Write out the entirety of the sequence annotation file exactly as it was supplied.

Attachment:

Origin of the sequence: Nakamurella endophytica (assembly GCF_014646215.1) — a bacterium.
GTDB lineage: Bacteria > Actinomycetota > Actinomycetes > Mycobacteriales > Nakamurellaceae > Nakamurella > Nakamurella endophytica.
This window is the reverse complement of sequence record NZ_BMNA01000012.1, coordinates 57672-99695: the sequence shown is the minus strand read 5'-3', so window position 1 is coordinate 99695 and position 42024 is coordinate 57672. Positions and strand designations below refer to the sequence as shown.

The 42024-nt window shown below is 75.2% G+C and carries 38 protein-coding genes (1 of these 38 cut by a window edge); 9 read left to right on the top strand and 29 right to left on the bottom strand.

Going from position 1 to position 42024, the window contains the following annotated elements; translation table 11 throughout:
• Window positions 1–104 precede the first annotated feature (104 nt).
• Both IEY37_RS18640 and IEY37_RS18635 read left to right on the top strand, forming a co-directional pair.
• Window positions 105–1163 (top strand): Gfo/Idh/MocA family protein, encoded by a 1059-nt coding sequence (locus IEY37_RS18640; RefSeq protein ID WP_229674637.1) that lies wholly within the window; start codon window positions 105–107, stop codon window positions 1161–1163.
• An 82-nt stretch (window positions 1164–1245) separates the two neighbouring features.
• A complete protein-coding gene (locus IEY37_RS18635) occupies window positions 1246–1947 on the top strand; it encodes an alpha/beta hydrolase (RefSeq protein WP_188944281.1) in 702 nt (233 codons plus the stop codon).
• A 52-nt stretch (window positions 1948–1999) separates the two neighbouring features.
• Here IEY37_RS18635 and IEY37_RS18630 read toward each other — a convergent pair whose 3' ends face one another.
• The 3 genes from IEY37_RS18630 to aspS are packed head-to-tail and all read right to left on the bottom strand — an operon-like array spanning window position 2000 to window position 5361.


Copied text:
Origin of the sequence: Nakamurella endophytica (assembly GCF_014646215.1) — a bacterium.
GTDB lineage: Bacteria > Actinomycetota > Actinomycetes > Mycobacteriales > Nakamurellaceae > Nakamurella > Nakamurella endophytica.
This window is the reverse complement of sequence record NZ_BMNA01000012.1, coordinates 57672-99695: the sequence shown is the minus strand read 5'-3', so window position 1 is coordinate 99695 and position 42024 is coordinate 57672. Positions and strand designations below refer to the sequence as shown.

The 42024-nt window shown below is 75.2% G+C and carries 38 protein-coding genes (1 of these 38 cut by a window edge); 9 read left to right on the top strand and 29 right to left on the bottom strand.

Going from position 1 to position 42024, the window contains the following annotated elements; translation table 11 throughout:
• Window positions 1–104 precede the first annotated feature (104 nt).
• Both IEY37_RS18640 and IEY37_RS18635 read left to right on the top strand, forming a co-directional pair.
• Window positions 105–1163 (top strand): Gfo/Idh/MocA family protein, encoded by a 1059-nt coding sequence (locus IEY37_RS18640; RefSeq protein ID WP_229674637.1) that lies wholly within the window; start codon window positions 105–107, stop codon window positions 1161–1163.
• An 82-nt stretch (window positions 1164–1245) separates the two neighbouring features.
• A complete protein-coding gene (locus IEY37_RS18635) occupies window positions 1246–1947 on the top strand; it encodes an alpha/beta hydrolase (RefSeq protein WP_188944281.1) in 702 nt (233 codons plus the stop codon).
• A 52-nt stretch (window positions 1948–1999) separates the two neighbouring features.
• Here IEY37_RS18635 and IEY37_RS18630 read toward each other — a convergent pair whose 3' ends face one another.
• The 3 genes from IEY37_RS18630 to aspS are packed head-to-tail and all read right to left on the bottom strand — an operon-like array spanning window position 2000 to window position 5361.